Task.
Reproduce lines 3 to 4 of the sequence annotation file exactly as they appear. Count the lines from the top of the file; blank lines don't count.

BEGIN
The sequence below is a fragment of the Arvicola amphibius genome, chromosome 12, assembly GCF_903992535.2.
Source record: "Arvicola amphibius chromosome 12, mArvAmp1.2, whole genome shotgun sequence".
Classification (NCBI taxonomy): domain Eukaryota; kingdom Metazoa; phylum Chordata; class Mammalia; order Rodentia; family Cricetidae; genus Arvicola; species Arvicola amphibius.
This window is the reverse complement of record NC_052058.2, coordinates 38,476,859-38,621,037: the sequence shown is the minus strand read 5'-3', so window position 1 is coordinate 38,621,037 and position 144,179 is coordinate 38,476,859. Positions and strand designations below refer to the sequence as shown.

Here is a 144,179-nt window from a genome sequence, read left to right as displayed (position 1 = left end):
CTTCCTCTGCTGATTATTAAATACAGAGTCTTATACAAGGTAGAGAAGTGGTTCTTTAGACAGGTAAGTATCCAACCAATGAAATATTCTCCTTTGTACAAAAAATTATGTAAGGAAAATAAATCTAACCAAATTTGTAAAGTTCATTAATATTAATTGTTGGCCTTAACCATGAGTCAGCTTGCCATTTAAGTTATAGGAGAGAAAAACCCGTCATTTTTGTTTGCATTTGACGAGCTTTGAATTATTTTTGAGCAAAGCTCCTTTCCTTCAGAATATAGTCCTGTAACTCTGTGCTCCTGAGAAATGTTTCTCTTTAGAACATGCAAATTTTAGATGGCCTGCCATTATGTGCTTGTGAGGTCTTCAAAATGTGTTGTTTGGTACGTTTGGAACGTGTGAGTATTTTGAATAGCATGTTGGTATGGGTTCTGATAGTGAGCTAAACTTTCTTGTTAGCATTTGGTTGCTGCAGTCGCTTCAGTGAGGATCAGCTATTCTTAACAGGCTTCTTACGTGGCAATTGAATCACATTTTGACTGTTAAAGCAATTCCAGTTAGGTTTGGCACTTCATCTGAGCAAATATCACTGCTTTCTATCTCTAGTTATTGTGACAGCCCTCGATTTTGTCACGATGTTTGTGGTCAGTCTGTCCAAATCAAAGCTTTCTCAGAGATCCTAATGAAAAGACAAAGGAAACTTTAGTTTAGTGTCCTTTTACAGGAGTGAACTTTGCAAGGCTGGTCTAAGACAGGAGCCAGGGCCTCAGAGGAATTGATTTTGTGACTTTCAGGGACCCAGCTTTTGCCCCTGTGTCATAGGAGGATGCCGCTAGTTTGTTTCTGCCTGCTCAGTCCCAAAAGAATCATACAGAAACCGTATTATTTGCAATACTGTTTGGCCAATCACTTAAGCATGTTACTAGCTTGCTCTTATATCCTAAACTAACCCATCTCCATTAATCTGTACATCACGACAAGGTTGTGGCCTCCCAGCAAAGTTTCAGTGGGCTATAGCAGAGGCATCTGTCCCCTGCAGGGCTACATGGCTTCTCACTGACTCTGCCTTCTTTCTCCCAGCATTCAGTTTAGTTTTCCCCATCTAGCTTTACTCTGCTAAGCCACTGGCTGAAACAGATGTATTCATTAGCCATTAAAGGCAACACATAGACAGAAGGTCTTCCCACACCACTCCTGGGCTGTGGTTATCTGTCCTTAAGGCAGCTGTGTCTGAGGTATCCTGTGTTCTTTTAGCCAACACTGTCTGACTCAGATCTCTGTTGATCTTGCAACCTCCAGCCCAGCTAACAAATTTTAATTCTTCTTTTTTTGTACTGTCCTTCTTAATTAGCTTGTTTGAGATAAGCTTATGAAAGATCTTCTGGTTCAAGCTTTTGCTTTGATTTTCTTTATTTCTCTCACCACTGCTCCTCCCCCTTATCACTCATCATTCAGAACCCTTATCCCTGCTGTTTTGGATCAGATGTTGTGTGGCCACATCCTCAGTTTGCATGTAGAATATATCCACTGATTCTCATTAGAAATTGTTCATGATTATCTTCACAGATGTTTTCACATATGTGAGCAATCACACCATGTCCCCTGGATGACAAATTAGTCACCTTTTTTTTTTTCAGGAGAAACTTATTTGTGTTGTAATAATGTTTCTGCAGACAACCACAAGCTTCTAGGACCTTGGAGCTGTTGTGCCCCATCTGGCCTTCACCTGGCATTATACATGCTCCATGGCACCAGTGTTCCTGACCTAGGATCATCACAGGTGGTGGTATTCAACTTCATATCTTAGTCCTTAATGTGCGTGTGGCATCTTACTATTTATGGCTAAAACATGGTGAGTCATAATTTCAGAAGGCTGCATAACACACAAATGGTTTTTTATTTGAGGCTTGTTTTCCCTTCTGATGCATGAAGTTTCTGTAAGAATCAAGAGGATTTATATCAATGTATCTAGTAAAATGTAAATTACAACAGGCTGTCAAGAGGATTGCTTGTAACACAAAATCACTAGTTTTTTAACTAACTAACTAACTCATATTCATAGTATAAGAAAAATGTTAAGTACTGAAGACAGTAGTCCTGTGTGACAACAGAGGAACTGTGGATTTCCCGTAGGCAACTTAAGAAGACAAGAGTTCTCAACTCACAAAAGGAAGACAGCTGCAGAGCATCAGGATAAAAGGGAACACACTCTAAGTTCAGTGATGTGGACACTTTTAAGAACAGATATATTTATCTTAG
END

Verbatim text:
Classification (NCBI taxonomy): domain Eukaryota; kingdom Metazoa; phylum Chordata; class Mammalia; order Rodentia; family Cricetidae; genus Arvicola; species Arvicola amphibius.
This window is the reverse complement of record NC_052058.2, coordinates 38,476,859-38,621,037: the sequence shown is the minus strand read 5'-3', so window position 1 is coordinate 38,621,037 and position 144,179 is coordinate 38,476,859. Positions and strand designations below refer to the sequence as shown.